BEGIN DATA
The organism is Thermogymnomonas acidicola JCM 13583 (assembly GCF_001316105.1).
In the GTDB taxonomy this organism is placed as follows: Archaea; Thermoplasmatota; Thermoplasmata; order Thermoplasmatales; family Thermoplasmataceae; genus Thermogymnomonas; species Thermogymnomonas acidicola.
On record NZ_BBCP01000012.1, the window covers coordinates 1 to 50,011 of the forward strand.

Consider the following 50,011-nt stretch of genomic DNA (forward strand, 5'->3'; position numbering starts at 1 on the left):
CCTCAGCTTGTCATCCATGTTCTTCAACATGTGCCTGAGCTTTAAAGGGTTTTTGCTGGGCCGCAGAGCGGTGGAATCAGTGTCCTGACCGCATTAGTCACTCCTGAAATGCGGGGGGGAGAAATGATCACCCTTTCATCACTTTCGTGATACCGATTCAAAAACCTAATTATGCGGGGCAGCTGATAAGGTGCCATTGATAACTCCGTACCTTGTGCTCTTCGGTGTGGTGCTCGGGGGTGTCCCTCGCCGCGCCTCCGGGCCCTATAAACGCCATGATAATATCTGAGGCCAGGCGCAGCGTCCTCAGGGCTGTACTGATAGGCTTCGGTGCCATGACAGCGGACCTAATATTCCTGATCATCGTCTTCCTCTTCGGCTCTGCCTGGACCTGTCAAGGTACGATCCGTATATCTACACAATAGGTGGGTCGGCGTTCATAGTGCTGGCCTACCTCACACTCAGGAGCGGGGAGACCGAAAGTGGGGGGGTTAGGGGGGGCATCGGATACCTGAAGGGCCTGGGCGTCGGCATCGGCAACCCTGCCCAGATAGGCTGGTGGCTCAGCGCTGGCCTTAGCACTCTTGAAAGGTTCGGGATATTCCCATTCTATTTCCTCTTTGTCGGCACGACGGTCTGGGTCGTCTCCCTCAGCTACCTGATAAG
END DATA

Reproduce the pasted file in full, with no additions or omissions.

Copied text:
The organism is Thermogymnomonas acidicola JCM 13583 (assembly GCF_001316105.1).
In the GTDB taxonomy this organism is placed as follows: Archaea; Thermoplasmatota; Thermoplasmata; order Thermoplasmatales; family Thermoplasmataceae; genus Thermogymnomonas; species Thermogymnomonas acidicola.
On record NZ_BBCP01000012.1, the window covers coordinates 1 to 50,011 of the forward strand.

Consider the following 50,011-nt stretch of genomic DNA (forward strand, 5'->3'; position numbering starts at 1 on the left):
CCTCAGCTTGTCATCCATGTTCTTCAACATGTGCCTGAGCTTTAAAGGGTTTTTGCTGGGCCGCAGAGCGGTGGAATCAGTGTCCTGACCGCATTAGTCACTCCTGAAATGCGGGGGGGAGAAATGATCACCCTTTCATCACTTTCGTGATACCGATTCAAAAACCTAATTATGCGGGGCAGCTGATAAGGTGCCATTGATAACTCCGTACCTTGTGCTCTTCGGTGTGGTGCTCGGGGGTGTCCCTCGCCGCGCCTCCGGGCCCTATAAACGCCATGATAATATCTGAGGCCAGGCGCAGCGTCCTCAGGGCTGTACTGATAGGCTTCGGTGCCATGACAGCGGACCTAATATTCCTGATCATCGTCTTCCTCTTCGGCTCTGCCTGGACCTGTCAAGGTACGATCCGTATATCTACACAATAGGTGGGTCGGCGTTCATAGTGCTGGCCTACCTCACACTCAGGAGCGGGGAGACCGAAAGTGGGGGGGTTAGGGGGGGCATCGGATACCTGAAGGGCCTGGGCGTCGGCATCGGCAACCCTGCCCAGATAGGCTGGTGGCTCAGCGCTGGCCTTAGCACTCTTGAAAGGTTCGGGATATTCCCATTCTATTTCCTCTTTGTCGGCACGACGGTCTGGGTCGTCTCCCTCAGCTACCTGATAAG